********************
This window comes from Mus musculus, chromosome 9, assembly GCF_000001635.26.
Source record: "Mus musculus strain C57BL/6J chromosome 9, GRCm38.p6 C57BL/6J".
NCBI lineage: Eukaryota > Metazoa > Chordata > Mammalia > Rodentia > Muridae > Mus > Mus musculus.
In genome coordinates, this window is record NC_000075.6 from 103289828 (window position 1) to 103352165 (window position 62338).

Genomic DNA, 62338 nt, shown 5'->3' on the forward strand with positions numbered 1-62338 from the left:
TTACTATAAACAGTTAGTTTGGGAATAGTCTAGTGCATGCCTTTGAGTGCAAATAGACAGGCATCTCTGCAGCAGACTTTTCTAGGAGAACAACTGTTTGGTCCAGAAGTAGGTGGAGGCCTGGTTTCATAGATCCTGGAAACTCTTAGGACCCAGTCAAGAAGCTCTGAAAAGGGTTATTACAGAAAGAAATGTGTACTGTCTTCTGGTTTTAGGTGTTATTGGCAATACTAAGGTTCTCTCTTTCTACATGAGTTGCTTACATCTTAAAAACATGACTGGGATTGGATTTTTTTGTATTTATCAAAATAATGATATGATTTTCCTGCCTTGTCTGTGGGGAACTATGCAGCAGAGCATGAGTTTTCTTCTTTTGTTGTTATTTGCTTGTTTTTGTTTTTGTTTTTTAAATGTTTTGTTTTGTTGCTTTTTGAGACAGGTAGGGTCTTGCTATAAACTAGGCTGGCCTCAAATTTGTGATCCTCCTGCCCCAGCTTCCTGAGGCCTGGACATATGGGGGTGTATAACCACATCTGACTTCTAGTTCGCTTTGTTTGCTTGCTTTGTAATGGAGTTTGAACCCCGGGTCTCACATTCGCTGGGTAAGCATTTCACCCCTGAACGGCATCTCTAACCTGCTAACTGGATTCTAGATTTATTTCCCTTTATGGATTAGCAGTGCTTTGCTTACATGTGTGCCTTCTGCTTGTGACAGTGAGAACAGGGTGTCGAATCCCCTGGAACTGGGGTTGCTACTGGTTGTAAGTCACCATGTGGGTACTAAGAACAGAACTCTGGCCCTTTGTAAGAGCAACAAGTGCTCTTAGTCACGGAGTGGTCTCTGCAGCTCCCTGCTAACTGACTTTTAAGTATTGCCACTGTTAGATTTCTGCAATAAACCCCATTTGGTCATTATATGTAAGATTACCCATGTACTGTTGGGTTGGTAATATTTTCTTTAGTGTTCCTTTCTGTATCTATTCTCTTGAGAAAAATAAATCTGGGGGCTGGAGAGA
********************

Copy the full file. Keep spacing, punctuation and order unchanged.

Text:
This window comes from Mus musculus, chromosome 9, assembly GCF_000001635.26.
Source record: "Mus musculus strain C57BL/6J chromosome 9, GRCm38.p6 C57BL/6J".
NCBI lineage: Eukaryota > Metazoa > Chordata > Mammalia > Rodentia > Muridae > Mus > Mus musculus.
In genome coordinates, this window is record NC_000075.6 from 103289828 (window position 1) to 103352165 (window position 62338).

Genomic DNA, 62338 nt, shown 5'->3' on the forward strand with positions numbered 1-62338 from the left:
TTACTATAAACAGTTAGTTTGGGAATAGTCTAGTGCATGCCTTTGAGTGCAAATAGACAGGCATCTCTGCAGCAGACTTTTCTAGGAGAACAACTGTTTGGTCCAGAAGTAGGTGGAGGCCTGGTTTCATAGATCCTGGAAACTCTTAGGACCCAGTCAAGAAGCTCTGAAAAGGGTTATTACAGAAAGAAATGTGTACTGTCTTCTGGTTTTAGGTGTTATTGGCAATACTAAGGTTCTCTCTTTCTACATGAGTTGCTTACATCTTAAAAACATGACTGGGATTGGATTTTTTTGTATTTATCAAAATAATGATATGATTTTCCTGCCTTGTCTGTGGGGAACTATGCAGCAGAGCATGAGTTTTCTTCTTTTGTTGTTATTTGCTTGTTTTTGTTTTTGTTTTTTAAATGTTTTGTTTTGTTGCTTTTTGAGACAGGTAGGGTCTTGCTATAAACTAGGCTGGCCTCAAATTTGTGATCCTCCTGCCCCAGCTTCCTGAGGCCTGGACATATGGGGGTGTATAACCACATCTGACTTCTAGTTCGCTTTGTTTGCTTGCTTTGTAATGGAGTTTGAACCCCGGGTCTCACATTCGCTGGGTAAGCATTTCACCCCTGAACGGCATCTCTAACCTGCTAACTGGATTCTAGATTTATTTCCCTTTATGGATTAGCAGTGCTTTGCTTACATGTGTGCCTTCTGCTTGTGACAGTGAGAACAGGGTGTCGAATCCCCTGGAACTGGGGTTGCTACTGGTTGTAAGTCACCATGTGGGTACTAAGAACAGAACTCTGGCCCTTTGTAAGAGCAACAAGTGCTCTTAGTCACGGAGTGGTCTCTGCAGCTCCCTGCTAACTGACTTTTAAGTATTGCCACTGTTAGATTTCTGCAATAAACCCCATTTGGTCATTATATGTAAGATTACCCATGTACTGTTGGGTTGGTAATATTTTCTTTAGTGTTCCTTTCTGTATCTATTCTCTTGAGAAAAATAAATCTGGGGGCTGGAGAGA